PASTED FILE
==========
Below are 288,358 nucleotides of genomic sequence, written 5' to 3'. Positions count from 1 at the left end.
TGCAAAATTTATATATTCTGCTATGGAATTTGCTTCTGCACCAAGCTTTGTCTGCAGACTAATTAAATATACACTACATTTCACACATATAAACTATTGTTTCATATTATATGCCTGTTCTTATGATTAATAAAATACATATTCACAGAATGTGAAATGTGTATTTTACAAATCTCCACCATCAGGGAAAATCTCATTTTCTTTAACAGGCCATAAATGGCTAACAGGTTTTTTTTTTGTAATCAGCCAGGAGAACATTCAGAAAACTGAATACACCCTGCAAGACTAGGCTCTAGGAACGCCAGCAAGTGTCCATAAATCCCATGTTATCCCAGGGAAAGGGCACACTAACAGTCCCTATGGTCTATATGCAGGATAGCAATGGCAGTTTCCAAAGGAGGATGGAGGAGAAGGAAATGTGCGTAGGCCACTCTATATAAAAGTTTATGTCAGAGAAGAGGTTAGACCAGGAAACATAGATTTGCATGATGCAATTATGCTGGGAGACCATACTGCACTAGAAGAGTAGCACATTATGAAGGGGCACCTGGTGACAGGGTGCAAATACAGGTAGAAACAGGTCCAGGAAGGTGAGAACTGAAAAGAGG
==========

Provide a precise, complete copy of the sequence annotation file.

Below are 288,358 nucleotides of genomic sequence, written 5' to 3'. Positions count from 1 at the left end.
TGCAAAATTTATATATTCTGCTATGGAATTTGCTTCTGCACCAAGCTTTGTCTGCAGACTAATTAAATATACACTACATTTCACACATATAAACTATTGTTTCATATTATATGCCTGTTCTTATGATTAATAAAATACATATTCACAGAATGTGAAATGTGTATTTTACAAATCTCCACCATCAGGGAAAATCTCATTTTCTTTAACAGGCCATAAATGGCTAACAGGTTTTTTTTTTGTAATCAGCCAGGAGAACATTCAGAAAACTGAATACACCCTGCAAGACTAGGCTCTAGGAACGCCAGCAAGTGTCCATAAATCCCATGTTATCCCAGGGAAAGGGCACACTAACAGTCCCTATGGTCTATATGCAGGATAGCAATGGCAGTTTCCAAAGGAGGATGGAGGAGAAGGAAATGTGCGTAGGCCACTCTATATAAAAGTTTATGTCAGAGAAGAGGTTAGACCAGGAAACATAGATTTGCATGATGCAATTATGCTGGGAGACCATACTGCACTAGAAGAGTAGCACATTATGAAGGGGCACCTGGTGACAGGGTGCAAATACAGGTAGAAACAGGTCCAGGAAGGTGAGAACTGAAAAGAGG